Professor Garfield's Comics Lab
The Comics Lab is a non-traditional (also called FUN) exercise in which students can develop and refine their creative writing skills, while learning how to develop storylines or plots. Comic strips contain similar attributes to short stories, with a beginning, middle and end.
The Comics Lab aligns with the standards for the Language Arts. These standards can be found here.
There are 5 main components to the Comics Lab site:
- The Interactive Comic Creator
- Comic Strip Templates, where students can draw their own comic strips by hand
- Video instruction on writing
- Video art instructions
- Written instructions
Interactive Comic Creator: This section allows students to create a comic strip or series of comic strips in less than an hour. They can create custom characters of their choice and can also print their work and save it to the computer on which the comic was created.
Comic Strip Templates: These templates allow children to create hand-drawn comics and are located in the “Lesson” section of the Comics Lab. It is an ideal method for those students who do not have access to a computer at home. It allows children to express themselves in a more traditional written format.
Video Instructions on Writing: Jim Davis, Garfield’s creator, explains the fundamentals of creative writing. Where do ideas come from; how do you create something that’s funny; what do you do when you get “writer’s block”? These are just a few of the subjects that are covered.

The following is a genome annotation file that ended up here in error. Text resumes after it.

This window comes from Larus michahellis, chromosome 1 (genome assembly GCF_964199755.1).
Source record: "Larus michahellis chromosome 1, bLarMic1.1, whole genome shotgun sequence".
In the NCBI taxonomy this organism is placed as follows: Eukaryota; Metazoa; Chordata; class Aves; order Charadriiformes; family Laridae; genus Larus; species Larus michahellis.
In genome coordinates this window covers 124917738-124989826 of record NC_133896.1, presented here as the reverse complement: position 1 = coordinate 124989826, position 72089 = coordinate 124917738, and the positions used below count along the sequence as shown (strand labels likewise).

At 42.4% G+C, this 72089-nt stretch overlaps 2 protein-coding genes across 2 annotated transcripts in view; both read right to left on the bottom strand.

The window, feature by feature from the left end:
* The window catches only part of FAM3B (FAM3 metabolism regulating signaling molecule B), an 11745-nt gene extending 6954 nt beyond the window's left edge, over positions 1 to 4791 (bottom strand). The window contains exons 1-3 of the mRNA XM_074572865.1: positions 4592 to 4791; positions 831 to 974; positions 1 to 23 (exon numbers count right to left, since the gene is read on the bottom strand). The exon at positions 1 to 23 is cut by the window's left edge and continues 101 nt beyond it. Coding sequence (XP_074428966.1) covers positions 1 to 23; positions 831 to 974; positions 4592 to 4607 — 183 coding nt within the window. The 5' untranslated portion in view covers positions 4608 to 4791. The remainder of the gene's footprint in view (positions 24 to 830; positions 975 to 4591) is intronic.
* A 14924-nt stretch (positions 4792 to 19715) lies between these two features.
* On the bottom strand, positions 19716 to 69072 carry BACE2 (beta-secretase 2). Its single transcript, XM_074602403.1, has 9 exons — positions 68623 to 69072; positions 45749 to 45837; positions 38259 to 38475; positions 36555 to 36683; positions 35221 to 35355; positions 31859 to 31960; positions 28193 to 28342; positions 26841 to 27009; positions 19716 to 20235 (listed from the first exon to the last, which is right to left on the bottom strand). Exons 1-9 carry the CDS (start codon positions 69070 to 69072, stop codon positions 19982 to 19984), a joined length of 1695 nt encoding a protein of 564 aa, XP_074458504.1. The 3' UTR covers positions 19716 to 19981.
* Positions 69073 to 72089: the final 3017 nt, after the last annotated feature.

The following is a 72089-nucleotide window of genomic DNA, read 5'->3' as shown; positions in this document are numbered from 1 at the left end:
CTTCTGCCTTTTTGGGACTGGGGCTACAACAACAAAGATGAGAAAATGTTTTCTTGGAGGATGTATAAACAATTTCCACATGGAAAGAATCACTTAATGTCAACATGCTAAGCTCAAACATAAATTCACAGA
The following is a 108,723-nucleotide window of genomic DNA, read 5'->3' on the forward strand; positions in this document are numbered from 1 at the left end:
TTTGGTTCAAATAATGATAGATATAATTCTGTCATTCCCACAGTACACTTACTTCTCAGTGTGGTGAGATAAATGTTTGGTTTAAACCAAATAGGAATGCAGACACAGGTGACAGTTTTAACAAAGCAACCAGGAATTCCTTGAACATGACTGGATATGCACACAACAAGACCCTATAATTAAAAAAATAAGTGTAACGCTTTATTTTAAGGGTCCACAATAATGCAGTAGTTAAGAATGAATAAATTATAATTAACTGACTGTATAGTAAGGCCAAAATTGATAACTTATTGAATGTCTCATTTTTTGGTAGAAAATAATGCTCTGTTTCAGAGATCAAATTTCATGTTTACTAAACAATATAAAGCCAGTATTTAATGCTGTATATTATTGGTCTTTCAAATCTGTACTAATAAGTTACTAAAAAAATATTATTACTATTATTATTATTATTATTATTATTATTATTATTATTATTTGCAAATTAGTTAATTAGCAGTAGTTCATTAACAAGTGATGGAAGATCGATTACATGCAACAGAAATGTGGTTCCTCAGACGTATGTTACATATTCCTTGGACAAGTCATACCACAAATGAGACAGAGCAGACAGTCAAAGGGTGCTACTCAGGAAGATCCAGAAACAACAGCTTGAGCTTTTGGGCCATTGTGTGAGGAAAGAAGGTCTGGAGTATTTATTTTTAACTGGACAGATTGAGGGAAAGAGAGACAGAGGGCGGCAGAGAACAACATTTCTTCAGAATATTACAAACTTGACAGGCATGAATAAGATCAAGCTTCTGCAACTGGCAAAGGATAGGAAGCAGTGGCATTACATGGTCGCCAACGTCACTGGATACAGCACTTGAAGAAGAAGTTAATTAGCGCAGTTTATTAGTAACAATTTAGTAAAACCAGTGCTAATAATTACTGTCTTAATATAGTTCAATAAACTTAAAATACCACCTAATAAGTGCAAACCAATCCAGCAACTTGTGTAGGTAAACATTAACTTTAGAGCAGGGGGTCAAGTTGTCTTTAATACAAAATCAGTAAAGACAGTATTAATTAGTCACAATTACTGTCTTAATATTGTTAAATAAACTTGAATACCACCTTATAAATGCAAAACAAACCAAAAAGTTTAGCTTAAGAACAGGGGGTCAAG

Video Art Instruction: Jim Davis and a team of professional artists teach children the fundamentals of drawing. They break down complex artistic skills into simple, easy to learn, step-by-step methods that children can follow.
Written Instructions: This section is a recap of some of the material covered in the video lessons. It allows the instructor to give students various handouts for review and to use as reference material.
We encourage teachers to provide a common theme for the storyline students will be working on. By employing a common theme, children can share the various approaches they have taken with the development of their plot and can learn from each other.
Most students tend to start out creating a comic strip without adequate preparation and let the plot develop in a haphazard manner. It is important for the instructor to have the child think through the plot development in a structured manner. Do you write the punch line first…and then backup two frames to make a creative statement? Some of these questions and techniques are covered in the instructional videos.
Most important of all, let children discover that creative writing is a fun exercise they can enjoy.